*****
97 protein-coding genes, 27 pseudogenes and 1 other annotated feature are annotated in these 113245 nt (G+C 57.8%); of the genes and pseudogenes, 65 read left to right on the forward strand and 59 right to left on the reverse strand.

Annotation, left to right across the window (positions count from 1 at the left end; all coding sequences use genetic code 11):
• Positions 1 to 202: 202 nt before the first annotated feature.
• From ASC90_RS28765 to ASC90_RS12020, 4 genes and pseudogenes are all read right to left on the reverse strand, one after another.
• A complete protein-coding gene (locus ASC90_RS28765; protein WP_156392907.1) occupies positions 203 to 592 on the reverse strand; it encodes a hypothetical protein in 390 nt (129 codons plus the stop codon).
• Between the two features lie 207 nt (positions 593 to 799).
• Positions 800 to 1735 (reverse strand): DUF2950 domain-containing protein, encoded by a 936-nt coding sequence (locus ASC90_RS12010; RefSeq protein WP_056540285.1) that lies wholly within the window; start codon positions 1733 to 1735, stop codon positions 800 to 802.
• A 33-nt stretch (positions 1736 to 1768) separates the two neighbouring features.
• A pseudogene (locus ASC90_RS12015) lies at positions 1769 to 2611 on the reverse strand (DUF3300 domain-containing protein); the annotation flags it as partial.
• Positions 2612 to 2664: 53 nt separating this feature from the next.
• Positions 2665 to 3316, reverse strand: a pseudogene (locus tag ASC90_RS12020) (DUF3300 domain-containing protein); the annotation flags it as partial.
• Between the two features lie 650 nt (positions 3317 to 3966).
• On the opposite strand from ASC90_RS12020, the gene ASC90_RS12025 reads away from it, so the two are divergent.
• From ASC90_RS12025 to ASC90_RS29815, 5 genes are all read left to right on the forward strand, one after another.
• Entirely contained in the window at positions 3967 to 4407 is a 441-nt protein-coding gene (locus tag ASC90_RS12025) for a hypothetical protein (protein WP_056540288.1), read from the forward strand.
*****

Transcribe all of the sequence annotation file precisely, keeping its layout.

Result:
97 protein-coding genes, 27 pseudogenes and 1 other annotated feature are annotated in these 113245 nt (G+C 57.8%); of the genes and pseudogenes, 65 read left to right on the forward strand and 59 right to left on the reverse strand.

Annotation, left to right across the window (positions count from 1 at the left end; all coding sequences use genetic code 11):
• Positions 1 to 202: 202 nt before the first annotated feature.
• From ASC90_RS28765 to ASC90_RS12020, 4 genes and pseudogenes are all read right to left on the reverse strand, one after another.
• A complete protein-coding gene (locus ASC90_RS28765; protein WP_156392907.1) occupies positions 203 to 592 on the reverse strand; it encodes a hypothetical protein in 390 nt (129 codons plus the stop codon).
• Between the two features lie 207 nt (positions 593 to 799).
• Positions 800 to 1735 (reverse strand): DUF2950 domain-containing protein, encoded by a 936-nt coding sequence (locus ASC90_RS12010; RefSeq protein WP_056540285.1) that lies wholly within the window; start codon positions 1733 to 1735, stop codon positions 800 to 802.
• A 33-nt stretch (positions 1736 to 1768) separates the two neighbouring features.
• A pseudogene (locus ASC90_RS12015) lies at positions 1769 to 2611 on the reverse strand (DUF3300 domain-containing protein); the annotation flags it as partial.
• Positions 2612 to 2664: 53 nt separating this feature from the next.
• Positions 2665 to 3316, reverse strand: a pseudogene (locus tag ASC90_RS12020) (DUF3300 domain-containing protein); the annotation flags it as partial.
• Between the two features lie 650 nt (positions 3317 to 3966).
• On the opposite strand from ASC90_RS12020, the gene ASC90_RS12025 reads away from it, so the two are divergent.
• From ASC90_RS12025 to ASC90_RS29815, 5 genes are all read left to right on the forward strand, one after another.
• Entirely contained in the window at positions 3967 to 4407 is a 441-nt protein-coding gene (locus tag ASC90_RS12025) for a hypothetical protein (protein WP_056540288.1), read from the forward strand.